“Europe’s brewers are opposed to further punitive tax hikes that harm the brewing sector, kill off further jobs and thereby damage Europe’s growth prospects. Beer consumption in the EU already declined by 8% in the two years following the start of the economic crisis, whilst 260,000 jobs were lost, primarily in the bars, pubs and cafés that depend on beer,” according to Pierre-Oliver Bergeron, secretary-general of The Brewers of Europe, the trade confederation of European brewers associations and breweries.

“As to whether tax and price increases are an effective way of addressing alcohol-related harm, we can only draw people’s attention to the fact that the highest prices and taxes are to be found in Scandinavia and the British Isles, the countries that interestingly also have the highest levels of binge drinking in Europe,” Bergeron concluded.

“Price plays an important part in consumption levels. And minimum pricing is a very equitable way to curb binge drinking and alcohol related harm as it will primarily affect young people and heavy drinkers,” said Monika Kosinska, secretary-general of health NGO the European Public Health Alliance (EPHA).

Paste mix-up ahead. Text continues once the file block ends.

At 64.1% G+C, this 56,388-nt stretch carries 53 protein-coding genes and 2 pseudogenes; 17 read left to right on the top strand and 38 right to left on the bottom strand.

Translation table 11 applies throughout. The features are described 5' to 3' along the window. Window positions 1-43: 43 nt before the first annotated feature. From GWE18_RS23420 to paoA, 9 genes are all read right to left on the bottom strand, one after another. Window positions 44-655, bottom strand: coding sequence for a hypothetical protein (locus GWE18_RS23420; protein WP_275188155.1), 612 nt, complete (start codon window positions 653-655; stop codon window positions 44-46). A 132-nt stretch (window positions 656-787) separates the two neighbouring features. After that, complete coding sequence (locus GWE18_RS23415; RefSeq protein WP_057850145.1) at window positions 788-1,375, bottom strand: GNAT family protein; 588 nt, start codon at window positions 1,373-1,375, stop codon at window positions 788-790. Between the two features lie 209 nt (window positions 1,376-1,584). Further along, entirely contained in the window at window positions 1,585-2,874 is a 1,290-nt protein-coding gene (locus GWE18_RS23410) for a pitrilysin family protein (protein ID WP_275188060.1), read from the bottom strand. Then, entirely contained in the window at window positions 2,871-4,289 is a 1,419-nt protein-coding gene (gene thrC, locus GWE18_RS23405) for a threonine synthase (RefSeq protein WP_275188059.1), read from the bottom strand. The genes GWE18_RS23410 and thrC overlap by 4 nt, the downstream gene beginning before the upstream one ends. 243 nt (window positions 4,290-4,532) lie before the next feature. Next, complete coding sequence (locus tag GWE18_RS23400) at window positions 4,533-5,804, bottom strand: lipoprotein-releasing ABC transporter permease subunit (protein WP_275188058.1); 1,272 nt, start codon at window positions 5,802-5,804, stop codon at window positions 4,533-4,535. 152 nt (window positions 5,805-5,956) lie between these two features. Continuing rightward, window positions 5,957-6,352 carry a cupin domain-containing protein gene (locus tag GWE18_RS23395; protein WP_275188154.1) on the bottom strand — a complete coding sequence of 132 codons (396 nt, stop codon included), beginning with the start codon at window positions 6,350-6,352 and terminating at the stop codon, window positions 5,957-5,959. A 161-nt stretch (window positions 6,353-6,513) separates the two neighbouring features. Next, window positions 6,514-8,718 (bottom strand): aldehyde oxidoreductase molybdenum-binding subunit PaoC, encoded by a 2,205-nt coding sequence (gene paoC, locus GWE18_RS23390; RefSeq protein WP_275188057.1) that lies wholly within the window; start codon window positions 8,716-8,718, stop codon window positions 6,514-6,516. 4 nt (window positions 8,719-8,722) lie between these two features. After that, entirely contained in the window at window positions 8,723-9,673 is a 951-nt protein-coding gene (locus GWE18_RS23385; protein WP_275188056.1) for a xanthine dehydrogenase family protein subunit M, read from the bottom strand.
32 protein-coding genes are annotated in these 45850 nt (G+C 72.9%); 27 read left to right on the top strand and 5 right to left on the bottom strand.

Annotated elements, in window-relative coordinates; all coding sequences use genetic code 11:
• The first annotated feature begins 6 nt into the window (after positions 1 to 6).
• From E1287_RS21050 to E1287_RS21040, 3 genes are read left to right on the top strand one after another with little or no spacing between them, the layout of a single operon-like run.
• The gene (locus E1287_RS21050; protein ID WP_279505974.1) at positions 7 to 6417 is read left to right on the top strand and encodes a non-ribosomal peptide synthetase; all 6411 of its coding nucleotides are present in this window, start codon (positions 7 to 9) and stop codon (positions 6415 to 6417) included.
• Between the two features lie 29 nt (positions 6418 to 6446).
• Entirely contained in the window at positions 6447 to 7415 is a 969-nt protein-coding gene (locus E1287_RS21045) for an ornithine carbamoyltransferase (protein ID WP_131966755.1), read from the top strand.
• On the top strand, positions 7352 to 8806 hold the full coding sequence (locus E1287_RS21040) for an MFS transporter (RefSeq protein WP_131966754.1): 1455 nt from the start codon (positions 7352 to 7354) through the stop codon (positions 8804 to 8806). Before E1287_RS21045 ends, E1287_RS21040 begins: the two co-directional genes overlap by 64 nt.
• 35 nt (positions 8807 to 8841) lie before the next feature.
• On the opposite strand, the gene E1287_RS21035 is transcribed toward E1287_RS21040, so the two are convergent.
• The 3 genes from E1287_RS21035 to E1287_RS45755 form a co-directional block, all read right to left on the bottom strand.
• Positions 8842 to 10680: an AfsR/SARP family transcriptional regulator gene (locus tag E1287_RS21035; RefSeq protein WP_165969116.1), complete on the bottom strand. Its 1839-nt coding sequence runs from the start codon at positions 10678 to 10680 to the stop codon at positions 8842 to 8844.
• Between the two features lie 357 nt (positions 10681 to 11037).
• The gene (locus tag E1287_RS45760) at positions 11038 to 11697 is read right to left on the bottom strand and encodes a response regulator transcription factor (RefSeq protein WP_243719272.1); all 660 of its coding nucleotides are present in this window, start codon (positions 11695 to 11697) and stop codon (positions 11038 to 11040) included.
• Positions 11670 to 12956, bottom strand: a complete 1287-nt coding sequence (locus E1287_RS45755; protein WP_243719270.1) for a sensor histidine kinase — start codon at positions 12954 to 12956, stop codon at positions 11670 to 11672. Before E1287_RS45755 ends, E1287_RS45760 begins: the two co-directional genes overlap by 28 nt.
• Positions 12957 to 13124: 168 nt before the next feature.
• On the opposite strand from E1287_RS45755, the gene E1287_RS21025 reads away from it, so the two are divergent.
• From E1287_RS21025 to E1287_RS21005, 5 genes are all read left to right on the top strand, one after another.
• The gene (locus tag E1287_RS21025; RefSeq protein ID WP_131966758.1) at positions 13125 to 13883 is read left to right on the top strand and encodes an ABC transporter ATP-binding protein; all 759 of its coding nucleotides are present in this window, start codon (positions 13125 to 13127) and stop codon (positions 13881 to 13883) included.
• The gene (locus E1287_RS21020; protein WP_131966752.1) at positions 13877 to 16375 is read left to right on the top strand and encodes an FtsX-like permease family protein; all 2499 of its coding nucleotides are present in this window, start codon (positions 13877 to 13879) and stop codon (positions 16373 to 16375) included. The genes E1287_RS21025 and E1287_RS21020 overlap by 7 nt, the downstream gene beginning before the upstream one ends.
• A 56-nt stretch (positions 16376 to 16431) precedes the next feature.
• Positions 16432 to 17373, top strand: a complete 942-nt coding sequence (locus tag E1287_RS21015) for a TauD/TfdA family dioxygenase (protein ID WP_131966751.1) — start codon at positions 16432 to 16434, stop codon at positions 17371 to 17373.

"There is a pressing need for a wide range of measures to tackle excessive alcohol consumption. A minimum pricing scheme supported by a number of other measures, such as restrictions on the volume of adverts promoting alcohol, will help turn back our increasingly damaging patterns of consumption. The European Commission is to propose a new European Alcohol Strategy. We look forward to strong proposals that will ensure a level playing field across EU countries," concluded Kosinska.

Europeans have the highest per-capita consumption of alcohol and drinking causes nearly 1 in 10 of cases of ill health and premature death. 

EU rules on excise duties fix minimum tax rates for different categories of alcoholic drinks. Member states must apply at least this minimum, but there is nothing in EU rules prohibiting countries from setting minimum prices for alcohol, so long as these prices are compatible with EU rules, such as no discrimination between imported goods and domestic goods, and no restriction on the free movement of goods.

The Commission’s informal alcohol strategy will be evaluated later this year. The policy objective of the strategy is to reduce the health and social harm due to alcohol consumption.

By end of 2012: Commission set to complete evaluation of informal alcohol strategy.